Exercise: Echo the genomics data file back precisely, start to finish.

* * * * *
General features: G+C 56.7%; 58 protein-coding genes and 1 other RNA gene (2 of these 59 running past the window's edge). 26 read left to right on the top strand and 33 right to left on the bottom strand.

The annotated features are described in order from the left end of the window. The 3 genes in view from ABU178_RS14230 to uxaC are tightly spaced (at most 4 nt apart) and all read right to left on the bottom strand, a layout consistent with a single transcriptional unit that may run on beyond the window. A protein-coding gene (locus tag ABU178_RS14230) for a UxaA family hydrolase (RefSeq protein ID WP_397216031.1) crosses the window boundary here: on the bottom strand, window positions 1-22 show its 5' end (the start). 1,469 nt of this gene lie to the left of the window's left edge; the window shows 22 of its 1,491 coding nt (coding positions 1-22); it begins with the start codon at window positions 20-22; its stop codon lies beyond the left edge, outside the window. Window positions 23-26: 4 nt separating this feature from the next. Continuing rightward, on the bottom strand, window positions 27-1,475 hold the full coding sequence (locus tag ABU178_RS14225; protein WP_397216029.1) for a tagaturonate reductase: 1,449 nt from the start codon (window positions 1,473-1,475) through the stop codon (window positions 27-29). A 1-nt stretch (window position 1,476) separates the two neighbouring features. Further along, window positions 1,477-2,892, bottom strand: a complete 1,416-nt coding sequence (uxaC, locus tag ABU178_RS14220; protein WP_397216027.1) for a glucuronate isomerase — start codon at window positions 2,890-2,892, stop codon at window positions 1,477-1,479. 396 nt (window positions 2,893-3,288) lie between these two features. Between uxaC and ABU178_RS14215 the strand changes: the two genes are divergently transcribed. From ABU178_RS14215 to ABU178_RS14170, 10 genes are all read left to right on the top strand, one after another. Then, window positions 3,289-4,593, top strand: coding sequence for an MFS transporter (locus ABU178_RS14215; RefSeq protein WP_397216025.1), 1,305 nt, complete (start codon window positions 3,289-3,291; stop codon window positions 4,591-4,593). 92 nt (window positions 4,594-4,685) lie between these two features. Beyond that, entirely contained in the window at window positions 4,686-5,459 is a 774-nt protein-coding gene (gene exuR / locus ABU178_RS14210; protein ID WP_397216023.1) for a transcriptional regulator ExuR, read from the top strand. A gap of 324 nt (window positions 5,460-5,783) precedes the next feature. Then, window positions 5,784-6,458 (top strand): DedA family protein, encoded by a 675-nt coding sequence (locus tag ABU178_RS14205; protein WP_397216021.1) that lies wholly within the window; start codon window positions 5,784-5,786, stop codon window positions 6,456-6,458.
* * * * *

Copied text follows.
General features: G+C 56.7%; 58 protein-coding genes and 1 other RNA gene (2 of these 59 running past the window's edge). 26 read left to right on the top strand and 33 right to left on the bottom strand.

The annotated features are described in order from the left end of the window. The 3 genes in view from ABU178_RS14230 to uxaC are tightly spaced (at most 4 nt apart) and all read right to left on the bottom strand, a layout consistent with a single transcriptional unit that may run on beyond the window. A protein-coding gene (locus tag ABU178_RS14230) for a UxaA family hydrolase (RefSeq protein ID WP_397216031.1) crosses the window boundary here: on the bottom strand, window positions 1-22 show its 5' end (the start). 1,469 nt of this gene lie to the left of the window's left edge; the window shows 22 of its 1,491 coding nt (coding positions 1-22); it begins with the start codon at window positions 20-22; its stop codon lies beyond the left edge, outside the window. Window positions 23-26: 4 nt separating this feature from the next. Continuing rightward, on the bottom strand, window positions 27-1,475 hold the full coding sequence (locus tag ABU178_RS14225; protein WP_397216029.1) for a tagaturonate reductase: 1,449 nt from the start codon (window positions 1,473-1,475) through the stop codon (window positions 27-29). A 1-nt stretch (window position 1,476) separates the two neighbouring features. Further along, window positions 1,477-2,892, bottom strand: a complete 1,416-nt coding sequence (uxaC, locus tag ABU178_RS14220; protein WP_397216027.1) for a glucuronate isomerase — start codon at window positions 2,890-2,892, stop codon at window positions 1,477-1,479. 396 nt (window positions 2,893-3,288) lie between these two features. Between uxaC and ABU178_RS14215 the strand changes: the two genes are divergently transcribed. From ABU178_RS14215 to ABU178_RS14170, 10 genes are all read left to right on the top strand, one after another. Then, window positions 3,289-4,593, top strand: coding sequence for an MFS transporter (locus ABU178_RS14215; RefSeq protein WP_397216025.1), 1,305 nt, complete (start codon window positions 3,289-3,291; stop codon window positions 4,591-4,593). 92 nt (window positions 4,594-4,685) lie between these two features. Beyond that, entirely contained in the window at window positions 4,686-5,459 is a 774-nt protein-coding gene (gene exuR / locus ABU178_RS14210; protein ID WP_397216023.1) for a transcriptional regulator ExuR, read from the top strand. A gap of 324 nt (window positions 5,460-5,783) precedes the next feature. Then, window positions 5,784-6,458 (top strand): DedA family protein, encoded by a 675-nt coding sequence (locus tag ABU178_RS14205; protein WP_397216021.1) that lies wholly within the window; start codon window positions 5,784-5,786, stop codon window positions 6,456-6,458.